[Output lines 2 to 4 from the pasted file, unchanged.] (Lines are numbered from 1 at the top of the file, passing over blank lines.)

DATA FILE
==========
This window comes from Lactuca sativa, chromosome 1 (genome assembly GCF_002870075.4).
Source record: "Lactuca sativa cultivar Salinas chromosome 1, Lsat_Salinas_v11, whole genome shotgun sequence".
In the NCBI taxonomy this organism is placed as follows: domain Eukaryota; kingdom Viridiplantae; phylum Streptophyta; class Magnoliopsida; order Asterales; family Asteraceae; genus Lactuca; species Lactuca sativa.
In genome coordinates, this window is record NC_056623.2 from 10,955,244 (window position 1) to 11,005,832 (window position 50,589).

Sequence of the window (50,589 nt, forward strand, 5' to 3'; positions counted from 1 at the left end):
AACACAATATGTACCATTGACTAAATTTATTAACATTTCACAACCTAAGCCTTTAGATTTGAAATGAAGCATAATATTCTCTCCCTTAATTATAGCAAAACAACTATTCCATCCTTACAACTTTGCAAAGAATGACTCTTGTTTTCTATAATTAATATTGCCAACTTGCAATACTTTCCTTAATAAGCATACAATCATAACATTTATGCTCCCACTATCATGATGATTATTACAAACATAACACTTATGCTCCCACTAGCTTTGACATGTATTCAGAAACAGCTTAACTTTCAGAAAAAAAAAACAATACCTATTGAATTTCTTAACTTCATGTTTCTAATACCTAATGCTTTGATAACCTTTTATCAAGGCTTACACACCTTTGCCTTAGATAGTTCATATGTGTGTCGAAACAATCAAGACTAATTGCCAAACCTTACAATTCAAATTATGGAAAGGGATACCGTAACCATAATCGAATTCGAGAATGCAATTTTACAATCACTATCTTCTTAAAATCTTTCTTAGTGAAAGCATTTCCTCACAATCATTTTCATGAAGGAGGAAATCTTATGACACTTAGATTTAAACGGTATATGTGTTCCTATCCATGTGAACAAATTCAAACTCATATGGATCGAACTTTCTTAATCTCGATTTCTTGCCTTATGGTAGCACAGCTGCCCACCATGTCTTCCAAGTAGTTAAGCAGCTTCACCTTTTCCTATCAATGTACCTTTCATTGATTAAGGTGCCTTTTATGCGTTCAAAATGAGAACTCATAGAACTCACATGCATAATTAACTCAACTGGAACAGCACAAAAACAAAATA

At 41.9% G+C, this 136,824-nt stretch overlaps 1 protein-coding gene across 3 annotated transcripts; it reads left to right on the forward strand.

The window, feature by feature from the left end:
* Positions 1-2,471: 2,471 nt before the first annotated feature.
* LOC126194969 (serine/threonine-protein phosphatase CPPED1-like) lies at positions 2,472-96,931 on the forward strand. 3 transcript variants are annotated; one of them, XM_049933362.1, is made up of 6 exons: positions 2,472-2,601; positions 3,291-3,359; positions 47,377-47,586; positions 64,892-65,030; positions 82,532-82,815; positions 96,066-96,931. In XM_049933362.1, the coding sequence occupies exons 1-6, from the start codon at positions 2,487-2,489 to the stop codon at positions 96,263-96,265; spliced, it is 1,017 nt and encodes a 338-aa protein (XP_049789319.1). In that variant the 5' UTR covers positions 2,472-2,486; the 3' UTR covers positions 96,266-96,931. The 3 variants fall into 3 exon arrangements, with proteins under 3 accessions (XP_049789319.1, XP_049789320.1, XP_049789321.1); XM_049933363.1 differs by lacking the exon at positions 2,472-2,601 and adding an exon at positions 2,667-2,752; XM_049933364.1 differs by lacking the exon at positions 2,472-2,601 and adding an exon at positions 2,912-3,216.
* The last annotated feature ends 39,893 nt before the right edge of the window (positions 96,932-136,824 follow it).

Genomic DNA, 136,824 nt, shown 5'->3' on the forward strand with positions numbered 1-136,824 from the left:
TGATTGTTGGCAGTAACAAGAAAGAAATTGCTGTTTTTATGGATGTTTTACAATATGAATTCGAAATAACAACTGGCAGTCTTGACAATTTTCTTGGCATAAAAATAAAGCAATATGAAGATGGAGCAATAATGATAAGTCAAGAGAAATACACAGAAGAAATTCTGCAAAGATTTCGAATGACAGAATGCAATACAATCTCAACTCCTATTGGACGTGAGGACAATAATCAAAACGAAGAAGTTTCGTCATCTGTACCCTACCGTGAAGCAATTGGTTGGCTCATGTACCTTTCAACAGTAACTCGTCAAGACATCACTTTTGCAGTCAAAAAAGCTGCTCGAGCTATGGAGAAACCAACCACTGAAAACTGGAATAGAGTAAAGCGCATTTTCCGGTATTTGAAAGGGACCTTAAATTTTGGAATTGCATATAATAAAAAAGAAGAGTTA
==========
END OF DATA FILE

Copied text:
Source record: "Lactuca sativa cultivar Salinas chromosome 1, Lsat_Salinas_v11, whole genome shotgun sequence".
In the NCBI taxonomy this organism is placed as follows: domain Eukaryota; kingdom Viridiplantae; phylum Streptophyta; class Magnoliopsida; order Asterales; family Asteraceae; genus Lactuca; species Lactuca sativa.
In genome coordinates, this window is record NC_056623.2 from 10,955,244 (window position 1) to 11,005,832 (window position 50,589).